Like I did for the “Worth a Look” about Stranger Things, I’m featuring this article even though I didn’t read it yet because it boldly sports a spoiler warning, and I––wishing to hold onto some aspect of nerd integrity––want to watch the rest of Luke Cage clean.

source: iO9.com
source: io9.com

Evan Narcisse’s article is presented as a dialogue between four writers discussing the major cultural issues as presented and challenged in Luke Cage. In fairness, many articles have been written about this aspect of the show, but this gathering of different points of view on the same subject is an attractive and important approach. Especially as a white dude from the coast of California––and as a teacher––it’s these discussions that I need to find and listen to.

Episode 76 – Beepop

Episode 76 – Beepop

As you wait in line for your viewing of Star Wars: The Force Awakens, listen to two over-educated nerds talk about things tangentially related to the biggest release this year.

Week in Geek: Andrew plays a bunch of new games, including BastionRollers of the Realm, and Assassin’s Creed Chronicle: China on the PlayStation 4 while Dan reads Ian Bogost’s new book, How to Talk About Video Games.

Trio of Trailers: Dan and Andrew discuss the ups and downs of exciting new sequels awaiting release: Star Trek BeyondTeenage Mutant Ninja Turtles: Out From the Shadows, and Independence Day: Resurgence.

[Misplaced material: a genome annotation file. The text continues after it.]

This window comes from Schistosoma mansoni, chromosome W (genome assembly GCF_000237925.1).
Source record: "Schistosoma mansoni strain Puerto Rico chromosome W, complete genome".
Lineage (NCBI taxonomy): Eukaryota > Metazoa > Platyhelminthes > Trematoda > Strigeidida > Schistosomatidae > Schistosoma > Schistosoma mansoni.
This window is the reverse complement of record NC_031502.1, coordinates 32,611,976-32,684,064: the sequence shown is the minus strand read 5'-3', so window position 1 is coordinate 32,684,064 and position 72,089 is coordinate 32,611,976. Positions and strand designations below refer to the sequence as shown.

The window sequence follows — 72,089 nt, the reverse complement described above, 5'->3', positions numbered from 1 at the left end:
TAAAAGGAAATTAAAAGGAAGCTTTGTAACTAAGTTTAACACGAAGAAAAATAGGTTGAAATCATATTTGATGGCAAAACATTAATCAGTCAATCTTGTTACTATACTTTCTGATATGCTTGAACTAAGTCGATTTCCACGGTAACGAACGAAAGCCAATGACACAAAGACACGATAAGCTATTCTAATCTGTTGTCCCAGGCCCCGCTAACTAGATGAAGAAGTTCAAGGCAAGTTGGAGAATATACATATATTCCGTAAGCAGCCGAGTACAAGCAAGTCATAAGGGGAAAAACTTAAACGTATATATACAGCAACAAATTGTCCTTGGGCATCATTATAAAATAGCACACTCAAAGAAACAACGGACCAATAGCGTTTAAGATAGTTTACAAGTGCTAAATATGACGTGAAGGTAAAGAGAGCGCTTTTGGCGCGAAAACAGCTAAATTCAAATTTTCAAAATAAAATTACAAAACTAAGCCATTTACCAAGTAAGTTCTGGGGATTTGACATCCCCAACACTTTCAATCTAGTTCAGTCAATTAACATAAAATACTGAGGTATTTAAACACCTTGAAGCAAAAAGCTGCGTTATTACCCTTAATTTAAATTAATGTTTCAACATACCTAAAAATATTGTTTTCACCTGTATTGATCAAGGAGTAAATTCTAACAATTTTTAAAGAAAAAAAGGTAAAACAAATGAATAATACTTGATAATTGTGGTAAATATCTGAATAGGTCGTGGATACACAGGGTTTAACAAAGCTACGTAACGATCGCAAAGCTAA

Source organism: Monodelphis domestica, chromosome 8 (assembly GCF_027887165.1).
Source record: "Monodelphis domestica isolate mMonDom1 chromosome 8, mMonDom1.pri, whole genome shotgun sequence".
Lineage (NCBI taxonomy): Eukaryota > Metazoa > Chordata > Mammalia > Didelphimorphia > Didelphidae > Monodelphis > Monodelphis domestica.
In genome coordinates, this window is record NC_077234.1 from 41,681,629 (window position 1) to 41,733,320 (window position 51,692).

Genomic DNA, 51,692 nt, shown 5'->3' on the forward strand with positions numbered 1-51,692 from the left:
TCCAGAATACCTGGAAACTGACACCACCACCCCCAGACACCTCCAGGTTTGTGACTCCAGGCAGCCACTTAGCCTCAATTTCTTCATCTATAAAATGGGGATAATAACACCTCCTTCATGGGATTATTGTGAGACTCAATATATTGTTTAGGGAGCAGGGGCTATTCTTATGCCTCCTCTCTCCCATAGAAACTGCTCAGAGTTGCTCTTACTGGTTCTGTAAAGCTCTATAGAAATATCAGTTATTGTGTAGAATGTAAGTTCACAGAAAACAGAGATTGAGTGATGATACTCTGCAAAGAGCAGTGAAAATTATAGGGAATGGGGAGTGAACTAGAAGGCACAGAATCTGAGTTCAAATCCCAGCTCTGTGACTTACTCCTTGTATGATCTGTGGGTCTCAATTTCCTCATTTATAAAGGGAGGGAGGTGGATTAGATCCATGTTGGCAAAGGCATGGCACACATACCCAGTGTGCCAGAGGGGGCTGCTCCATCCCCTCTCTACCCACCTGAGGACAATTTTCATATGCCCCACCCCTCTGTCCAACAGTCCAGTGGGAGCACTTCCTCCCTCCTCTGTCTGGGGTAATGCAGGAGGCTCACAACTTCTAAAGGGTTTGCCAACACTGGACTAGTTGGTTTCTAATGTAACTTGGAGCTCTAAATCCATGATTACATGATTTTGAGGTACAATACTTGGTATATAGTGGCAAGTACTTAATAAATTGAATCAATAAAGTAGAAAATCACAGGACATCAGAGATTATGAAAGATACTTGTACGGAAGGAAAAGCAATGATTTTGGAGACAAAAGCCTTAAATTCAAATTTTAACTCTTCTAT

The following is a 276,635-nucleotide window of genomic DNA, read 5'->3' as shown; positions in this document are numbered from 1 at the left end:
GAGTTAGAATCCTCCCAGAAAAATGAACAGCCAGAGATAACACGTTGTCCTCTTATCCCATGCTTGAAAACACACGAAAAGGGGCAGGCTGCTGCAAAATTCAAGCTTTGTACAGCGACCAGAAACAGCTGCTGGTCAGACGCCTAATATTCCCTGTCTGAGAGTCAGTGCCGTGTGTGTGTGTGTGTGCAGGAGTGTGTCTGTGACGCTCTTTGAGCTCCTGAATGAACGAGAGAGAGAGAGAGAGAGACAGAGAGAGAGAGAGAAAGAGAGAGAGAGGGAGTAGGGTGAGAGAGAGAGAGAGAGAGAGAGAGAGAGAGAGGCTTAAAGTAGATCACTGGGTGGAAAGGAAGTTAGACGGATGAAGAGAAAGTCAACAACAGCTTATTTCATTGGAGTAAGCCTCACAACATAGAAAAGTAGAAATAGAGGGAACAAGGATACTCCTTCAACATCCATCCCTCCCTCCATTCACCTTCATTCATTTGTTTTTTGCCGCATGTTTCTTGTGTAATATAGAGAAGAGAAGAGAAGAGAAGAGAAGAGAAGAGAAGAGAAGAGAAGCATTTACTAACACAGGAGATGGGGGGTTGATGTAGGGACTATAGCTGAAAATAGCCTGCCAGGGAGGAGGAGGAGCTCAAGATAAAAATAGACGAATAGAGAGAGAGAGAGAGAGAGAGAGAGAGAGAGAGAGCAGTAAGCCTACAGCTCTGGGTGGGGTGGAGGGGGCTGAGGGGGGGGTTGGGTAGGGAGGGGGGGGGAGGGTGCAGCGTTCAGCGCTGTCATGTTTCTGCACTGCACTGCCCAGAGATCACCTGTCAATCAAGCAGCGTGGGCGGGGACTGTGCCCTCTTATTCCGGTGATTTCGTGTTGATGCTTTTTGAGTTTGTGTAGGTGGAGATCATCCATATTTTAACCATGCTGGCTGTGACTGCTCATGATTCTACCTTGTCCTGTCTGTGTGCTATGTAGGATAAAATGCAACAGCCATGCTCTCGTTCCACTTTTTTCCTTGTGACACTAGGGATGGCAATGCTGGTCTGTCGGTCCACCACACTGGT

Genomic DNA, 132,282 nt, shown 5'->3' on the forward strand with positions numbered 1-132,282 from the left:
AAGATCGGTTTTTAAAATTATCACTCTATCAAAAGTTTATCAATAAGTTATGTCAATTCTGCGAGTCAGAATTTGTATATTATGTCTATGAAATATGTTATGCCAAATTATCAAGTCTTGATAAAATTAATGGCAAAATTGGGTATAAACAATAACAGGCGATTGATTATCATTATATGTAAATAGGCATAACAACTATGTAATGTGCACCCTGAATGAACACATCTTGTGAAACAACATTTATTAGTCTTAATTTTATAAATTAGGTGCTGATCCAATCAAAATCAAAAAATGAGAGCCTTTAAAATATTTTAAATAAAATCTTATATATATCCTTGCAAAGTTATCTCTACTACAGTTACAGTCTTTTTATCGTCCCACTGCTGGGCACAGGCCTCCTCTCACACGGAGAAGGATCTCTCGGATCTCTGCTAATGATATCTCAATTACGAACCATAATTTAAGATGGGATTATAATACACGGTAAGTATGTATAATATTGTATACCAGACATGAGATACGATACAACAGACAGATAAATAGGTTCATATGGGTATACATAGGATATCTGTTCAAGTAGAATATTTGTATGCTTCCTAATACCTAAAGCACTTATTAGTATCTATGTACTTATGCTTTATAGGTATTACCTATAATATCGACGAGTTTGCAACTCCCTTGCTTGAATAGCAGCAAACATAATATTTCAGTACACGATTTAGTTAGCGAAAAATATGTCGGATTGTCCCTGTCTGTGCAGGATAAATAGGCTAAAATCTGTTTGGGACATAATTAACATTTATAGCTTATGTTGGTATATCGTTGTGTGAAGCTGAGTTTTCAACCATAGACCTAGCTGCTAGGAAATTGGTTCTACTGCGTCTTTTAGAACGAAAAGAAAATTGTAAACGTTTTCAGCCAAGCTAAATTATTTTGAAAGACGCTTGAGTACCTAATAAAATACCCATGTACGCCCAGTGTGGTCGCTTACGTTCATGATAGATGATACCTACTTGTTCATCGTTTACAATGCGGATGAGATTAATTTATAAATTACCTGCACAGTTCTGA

Hutt-Killer: Andrew and Dan weave through the controversy surrounding Disney’s decision to pull all “Slave Leia” content from store shelves, and Andrew goes on a bit of a Lego rant.

Assuming you don’t hate the show with the outtakes at the end, you can leave your thoughts about the episode on the page for the show at forall.libsyn.com. Be sure to follow the official Facebook and Google+ pages for exclusive links and discussions. You may also e-mail the show at forallpod [at] gmail [dot] com. The best way to support the show is to leave a review on iTunes which will help spread the word to new potential listeners through the magic of Apple’s algorithms. 

For all intents and purposes, that was an episode recap.

Featured Music:

-“Stayin’ in Black” by Wax Audio

-“Turtle Power” by Partners In Kryme (from Teenage Mutant Ninja Turtle)

-“Ewok Celebration and Finale” by John Williams (from Return of the Jedi)

-“Yoda” by “Weird Al” Yankvoic

Episode 74 – Scotch Tape and Hope

Episode 74 – Scotch Tape and Hope

It’s a bit of a ramshackle affair this week as the boys (mostly Dan) were plagued by technical issues, but they wouldn’t let that stop them from bringing you a new episode!

Week in Geek: Andrew watches Ronin again and gets some spicy behind-the-scenes details while Dan plays dress-up in Batman: Arkham Knight.

Cards Against Black Friday: Dan and Andrew detail the questionable history the cynically dark Cards Against Humanity has with the equally cynical (but different) Black Friday shopping event.

Howard No More: With the announcement at the most recent World Fantasy Convention that they would no longer be distributing a bust of H.P. Lovecraft as an award due to the author’s public and well-known racist and elitist views, different portions of fandom exploded with either outrage or victory (both sides have legitimate angles). Andrew and Dan discuss why this may be a good thing or a bad thing (mostly good).

Leave a comment about this week’s topics at forall.libsyn.com. Be sure to join the official Facebook and Google+ pages. E-mail the show with any questions, comments, or concerns at forallpod [at] gmail [dot] com. If you like the show, help it out by leaving a review on iTunes.

For all intents and purposes, that was an episode recap.

Featured Music:

-“Stayin’ in Black” by Wax Audio

-“Money For Nothing” by Dire Straits

-“Things Have Changed” by Bob Dylan

-“Everything is Broken” by The Kenny Wayne Shepherd Band